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This is the 3rd tutorial in the series on Sitecore.React. If you have not read the previous 2 yet, read this Sitecore.React - Getting Started - 1. Webpack and this Sitecore.React - Getting Started - 2. Creating Components first.
All the code for this tutorial can be found here: https://github.com/GuitarRich/sitecore.react.tutorial/tree/getting-started-3.
In this tutorial we will be taking the fairly static site that we built in the previous 2 tutorials and make them dynamic - this is an important step in the process of building a react site that can be rendered by Sitecore. By the end of this tutorial we will be ready to start work on the Sitecore parts and integrate the React components as Sitecore renderings.
The 2 renderings we created in the previous tutorial were the
PageTitle and the
PageBody components, in Sitecore these will both render fields on a template called
PageContent. So lets use a JSON object to define the structure of that data template. Normally this would be something the backend and front end developers would agree upon before building the components.
Depending on your style of architecture, this data structure can either match exactly with the data template (For simplicity, that is what I am doing here), or a more common/better approach would be to create data structures that will match your view model. This is a better practice so that you are not passing in un-needed properties through to the view (react component).
Here we are defining some standard fields that might be used on a
Now we have a defined structure for the data template, lets create a data layer for our React front end website. This layer will only be used for the frond end site and will be replaced by Sitecore for the main implementation. Because of this, the data layer should ONLY be referenced in our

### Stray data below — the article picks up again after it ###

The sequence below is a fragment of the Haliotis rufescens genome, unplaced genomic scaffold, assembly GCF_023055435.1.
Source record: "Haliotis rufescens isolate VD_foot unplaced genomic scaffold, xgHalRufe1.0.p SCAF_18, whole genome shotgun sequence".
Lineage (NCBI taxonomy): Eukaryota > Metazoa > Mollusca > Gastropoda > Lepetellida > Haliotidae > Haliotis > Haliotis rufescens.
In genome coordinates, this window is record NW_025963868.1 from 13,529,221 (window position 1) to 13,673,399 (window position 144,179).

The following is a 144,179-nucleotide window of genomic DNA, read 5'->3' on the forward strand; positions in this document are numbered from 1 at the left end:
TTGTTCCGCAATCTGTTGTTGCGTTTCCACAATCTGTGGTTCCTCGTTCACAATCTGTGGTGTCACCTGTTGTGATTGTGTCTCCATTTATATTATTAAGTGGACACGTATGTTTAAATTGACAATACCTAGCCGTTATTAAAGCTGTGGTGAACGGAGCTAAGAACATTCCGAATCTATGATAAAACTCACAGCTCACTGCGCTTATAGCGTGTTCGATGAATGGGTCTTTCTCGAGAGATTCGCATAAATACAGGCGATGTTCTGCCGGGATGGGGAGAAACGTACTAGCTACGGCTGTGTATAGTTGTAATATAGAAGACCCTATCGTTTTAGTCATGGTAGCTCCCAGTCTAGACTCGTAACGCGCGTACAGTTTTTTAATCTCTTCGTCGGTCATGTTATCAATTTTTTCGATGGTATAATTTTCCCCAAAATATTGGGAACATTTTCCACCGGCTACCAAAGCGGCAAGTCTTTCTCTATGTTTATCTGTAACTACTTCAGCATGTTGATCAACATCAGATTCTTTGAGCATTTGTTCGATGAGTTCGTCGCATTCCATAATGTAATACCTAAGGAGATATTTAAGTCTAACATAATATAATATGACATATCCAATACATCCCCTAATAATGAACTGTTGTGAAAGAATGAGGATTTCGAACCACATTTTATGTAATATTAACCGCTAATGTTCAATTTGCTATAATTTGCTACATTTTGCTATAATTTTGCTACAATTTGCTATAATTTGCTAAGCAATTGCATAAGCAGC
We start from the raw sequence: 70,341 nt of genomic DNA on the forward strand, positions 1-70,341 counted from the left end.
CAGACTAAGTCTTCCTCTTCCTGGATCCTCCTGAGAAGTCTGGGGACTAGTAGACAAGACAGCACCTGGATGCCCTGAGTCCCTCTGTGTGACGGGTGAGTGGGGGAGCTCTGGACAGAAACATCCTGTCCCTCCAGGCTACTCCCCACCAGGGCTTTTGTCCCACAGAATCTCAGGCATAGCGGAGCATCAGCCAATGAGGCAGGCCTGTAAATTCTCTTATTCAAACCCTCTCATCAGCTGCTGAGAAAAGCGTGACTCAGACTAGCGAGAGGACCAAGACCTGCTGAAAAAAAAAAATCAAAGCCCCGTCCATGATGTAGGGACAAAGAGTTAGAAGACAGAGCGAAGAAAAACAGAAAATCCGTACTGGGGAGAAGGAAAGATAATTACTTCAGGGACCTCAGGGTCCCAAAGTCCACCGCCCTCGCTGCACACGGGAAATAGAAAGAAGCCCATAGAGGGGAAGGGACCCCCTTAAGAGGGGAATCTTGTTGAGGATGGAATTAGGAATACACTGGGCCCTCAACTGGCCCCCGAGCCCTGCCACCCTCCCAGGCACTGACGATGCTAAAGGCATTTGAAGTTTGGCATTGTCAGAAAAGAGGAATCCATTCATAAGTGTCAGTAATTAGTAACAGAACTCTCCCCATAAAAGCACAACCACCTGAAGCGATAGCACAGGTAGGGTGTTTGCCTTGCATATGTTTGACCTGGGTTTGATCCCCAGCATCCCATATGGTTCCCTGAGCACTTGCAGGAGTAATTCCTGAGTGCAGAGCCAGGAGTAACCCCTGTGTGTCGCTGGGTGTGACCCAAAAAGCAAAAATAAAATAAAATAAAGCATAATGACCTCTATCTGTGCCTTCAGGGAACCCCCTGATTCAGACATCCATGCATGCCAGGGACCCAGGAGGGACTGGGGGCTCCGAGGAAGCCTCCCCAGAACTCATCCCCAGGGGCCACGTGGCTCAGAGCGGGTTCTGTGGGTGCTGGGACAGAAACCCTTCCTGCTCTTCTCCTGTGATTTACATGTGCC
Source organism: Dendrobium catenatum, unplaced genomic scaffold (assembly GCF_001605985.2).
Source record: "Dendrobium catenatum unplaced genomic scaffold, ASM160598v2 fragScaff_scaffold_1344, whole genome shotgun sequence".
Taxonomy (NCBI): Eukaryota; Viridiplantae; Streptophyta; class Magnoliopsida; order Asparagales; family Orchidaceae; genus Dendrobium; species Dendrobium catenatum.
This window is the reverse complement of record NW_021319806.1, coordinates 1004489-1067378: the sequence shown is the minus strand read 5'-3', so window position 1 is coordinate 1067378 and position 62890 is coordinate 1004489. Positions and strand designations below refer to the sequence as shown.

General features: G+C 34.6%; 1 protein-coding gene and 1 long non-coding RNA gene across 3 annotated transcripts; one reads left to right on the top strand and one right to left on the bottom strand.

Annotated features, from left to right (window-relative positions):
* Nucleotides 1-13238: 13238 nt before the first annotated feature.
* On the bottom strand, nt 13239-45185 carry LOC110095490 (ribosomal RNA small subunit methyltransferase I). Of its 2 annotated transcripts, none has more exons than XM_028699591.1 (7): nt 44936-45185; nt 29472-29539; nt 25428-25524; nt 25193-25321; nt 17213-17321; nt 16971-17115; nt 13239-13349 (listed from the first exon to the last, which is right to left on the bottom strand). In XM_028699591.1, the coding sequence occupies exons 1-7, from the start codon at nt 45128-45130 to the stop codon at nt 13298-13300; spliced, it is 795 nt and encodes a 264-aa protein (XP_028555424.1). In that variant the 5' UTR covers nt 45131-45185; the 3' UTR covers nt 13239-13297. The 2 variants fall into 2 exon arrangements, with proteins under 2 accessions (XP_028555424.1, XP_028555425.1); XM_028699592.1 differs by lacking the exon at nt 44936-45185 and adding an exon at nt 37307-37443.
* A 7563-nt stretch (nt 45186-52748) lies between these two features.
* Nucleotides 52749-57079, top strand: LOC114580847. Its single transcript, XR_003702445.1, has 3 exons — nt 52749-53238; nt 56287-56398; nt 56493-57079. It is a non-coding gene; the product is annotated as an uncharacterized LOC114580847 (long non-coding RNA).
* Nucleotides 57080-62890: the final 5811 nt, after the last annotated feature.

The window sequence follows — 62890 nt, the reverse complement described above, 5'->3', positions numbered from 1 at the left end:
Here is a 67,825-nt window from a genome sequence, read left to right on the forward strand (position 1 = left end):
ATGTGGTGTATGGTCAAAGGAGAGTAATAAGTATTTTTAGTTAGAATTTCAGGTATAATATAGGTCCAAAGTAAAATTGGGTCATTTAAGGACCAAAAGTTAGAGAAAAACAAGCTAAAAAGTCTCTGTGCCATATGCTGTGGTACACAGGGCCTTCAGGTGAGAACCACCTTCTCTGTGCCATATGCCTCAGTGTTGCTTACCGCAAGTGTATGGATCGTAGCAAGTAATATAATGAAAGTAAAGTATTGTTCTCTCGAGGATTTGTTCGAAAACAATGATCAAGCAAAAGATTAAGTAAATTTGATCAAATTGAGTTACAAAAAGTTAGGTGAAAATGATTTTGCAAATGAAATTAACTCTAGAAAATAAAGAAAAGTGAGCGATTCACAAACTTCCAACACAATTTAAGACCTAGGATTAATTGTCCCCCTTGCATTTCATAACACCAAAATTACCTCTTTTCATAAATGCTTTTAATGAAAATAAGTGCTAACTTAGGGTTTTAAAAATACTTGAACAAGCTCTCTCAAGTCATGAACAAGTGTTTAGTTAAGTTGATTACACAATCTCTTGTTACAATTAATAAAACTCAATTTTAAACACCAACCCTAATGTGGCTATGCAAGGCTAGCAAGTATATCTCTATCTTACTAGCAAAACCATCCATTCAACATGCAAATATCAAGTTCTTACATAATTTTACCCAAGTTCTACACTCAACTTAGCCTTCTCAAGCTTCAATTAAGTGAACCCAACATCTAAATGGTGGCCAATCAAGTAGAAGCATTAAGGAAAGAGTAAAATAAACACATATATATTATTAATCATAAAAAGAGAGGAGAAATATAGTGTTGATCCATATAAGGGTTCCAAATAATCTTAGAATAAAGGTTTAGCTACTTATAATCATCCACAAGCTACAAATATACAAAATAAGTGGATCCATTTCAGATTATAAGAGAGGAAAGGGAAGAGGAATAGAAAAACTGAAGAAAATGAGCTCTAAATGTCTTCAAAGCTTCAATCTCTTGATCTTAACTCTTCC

Page components and never in the actual components.
Remember that the
Page components (located in
PageComponent will bring together the structure of the components (Presentation details) with the data (Content) and present it to the user.
For the first step, lets create a
data folder under
src/app to store our data in. Inside that create a folder called
json and a file called
data.js. It should look like this:
data.js file will contain a static class that will be used to mimic how Sitecore.React passes the data through to the props of the React components. We will add some static methods in there that return a json object containing the data structure with some dummy data in.
First lets create the dummy
PageContent data for the home page. In the
src/app/data/json folder, create a file called
homePageContent.json and add the following content:
Now we need to create the data access layer and setup the
home page component to pass the data into the
PageBody react components. First lets look at
data.js. Add the following code:
Here we are just creating a generic function that can be used to load in some json from a file. Because the app runs from
src/app, we are making sure the url is correct when running under the webpack server, then using
fetch to get the data. The response is converted to a json object and passed through to the callback.
Next we need to call that from the
Home.jsx page. First here is the updated code:
What has changed? First we need to import the
First we need to setup the components
state object to have a propery for the data. To do this we have created a constructor for the
Home class. We have to make sure that we still run the base constructor and pass
props into there. Then we setup the initial
state object. Here we have just added a propery called